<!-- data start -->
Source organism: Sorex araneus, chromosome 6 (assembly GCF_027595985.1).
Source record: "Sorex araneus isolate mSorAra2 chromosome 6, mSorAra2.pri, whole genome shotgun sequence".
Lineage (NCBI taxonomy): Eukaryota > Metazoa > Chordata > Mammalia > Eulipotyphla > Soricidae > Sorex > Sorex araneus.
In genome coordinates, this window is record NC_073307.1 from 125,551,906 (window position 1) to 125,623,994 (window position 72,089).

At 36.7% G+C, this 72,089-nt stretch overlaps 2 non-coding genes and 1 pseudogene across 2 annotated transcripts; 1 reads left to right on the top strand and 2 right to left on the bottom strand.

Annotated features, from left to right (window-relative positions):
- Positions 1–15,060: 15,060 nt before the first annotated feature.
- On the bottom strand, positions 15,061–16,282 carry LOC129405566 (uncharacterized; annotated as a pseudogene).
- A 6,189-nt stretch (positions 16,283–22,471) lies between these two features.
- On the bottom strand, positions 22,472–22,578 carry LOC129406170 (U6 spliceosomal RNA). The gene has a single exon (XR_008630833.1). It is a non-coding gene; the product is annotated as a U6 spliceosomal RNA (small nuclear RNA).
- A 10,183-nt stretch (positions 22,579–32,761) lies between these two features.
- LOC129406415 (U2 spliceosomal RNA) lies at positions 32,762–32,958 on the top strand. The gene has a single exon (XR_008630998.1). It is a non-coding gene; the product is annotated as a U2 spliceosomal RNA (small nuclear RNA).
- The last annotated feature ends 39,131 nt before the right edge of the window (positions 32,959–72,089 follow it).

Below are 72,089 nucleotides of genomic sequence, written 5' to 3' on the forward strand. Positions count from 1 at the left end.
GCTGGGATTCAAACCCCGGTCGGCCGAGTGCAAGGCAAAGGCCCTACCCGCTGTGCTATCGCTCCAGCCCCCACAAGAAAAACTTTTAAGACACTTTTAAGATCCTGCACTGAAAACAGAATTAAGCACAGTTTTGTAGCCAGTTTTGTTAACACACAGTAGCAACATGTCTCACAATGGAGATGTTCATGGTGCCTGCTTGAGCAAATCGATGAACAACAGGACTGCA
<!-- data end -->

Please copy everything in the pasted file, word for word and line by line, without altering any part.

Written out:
Source organism: Sorex araneus, chromosome 6 (assembly GCF_027595985.1).
Source record: "Sorex araneus isolate mSorAra2 chromosome 6, mSorAra2.pri, whole genome shotgun sequence".
Lineage (NCBI taxonomy): Eukaryota > Metazoa > Chordata > Mammalia > Eulipotyphla > Soricidae > Sorex > Sorex araneus.
In genome coordinates, this window is record NC_073307.1 from 125,551,906 (window position 1) to 125,623,994 (window position 72,089).

At 36.7% G+C, this 72,089-nt stretch overlaps 2 non-coding genes and 1 pseudogene across 2 annotated transcripts; 1 reads left to right on the top strand and 2 right to left on the bottom strand.

Annotated features, from left to right (window-relative positions):
- Positions 1–15,060: 15,060 nt before the first annotated feature.
- On the bottom strand, positions 15,061–16,282 carry LOC129405566 (uncharacterized; annotated as a pseudogene).
- A 6,189-nt stretch (positions 16,283–22,471) lies between these two features.
- On the bottom strand, positions 22,472–22,578 carry LOC129406170 (U6 spliceosomal RNA). The gene has a single exon (XR_008630833.1). It is a non-coding gene; the product is annotated as a U6 spliceosomal RNA (small nuclear RNA).
- A 10,183-nt stretch (positions 22,579–32,761) lies between these two features.
- LOC129406415 (U2 spliceosomal RNA) lies at positions 32,762–32,958 on the top strand. The gene has a single exon (XR_008630998.1). It is a non-coding gene; the product is annotated as a U2 spliceosomal RNA (small nuclear RNA).
- The last annotated feature ends 39,131 nt before the right edge of the window (positions 32,959–72,089 follow it).

Below are 72,089 nucleotides of genomic sequence, written 5' to 3' on the forward strand. Positions count from 1 at the left end.
GCTGGGATTCAAACCCCGGTCGGCCGAGTGCAAGGCAAAGGCCCTACCCGCTGTGCTATCGCTCCAGCCCCCACAAGAAAAACTTTTAAGACACTTTTAAGATCCTGCACTGAAAACAGAATTAAGCACAGTTTTGTAGCCAGTTTTGTTAACACACAGTAGCAACATGTCTCACAATGGAGATGTTCATGGTGCCTGCTTGAGCAAATCGATGAACAACAGGACTGCA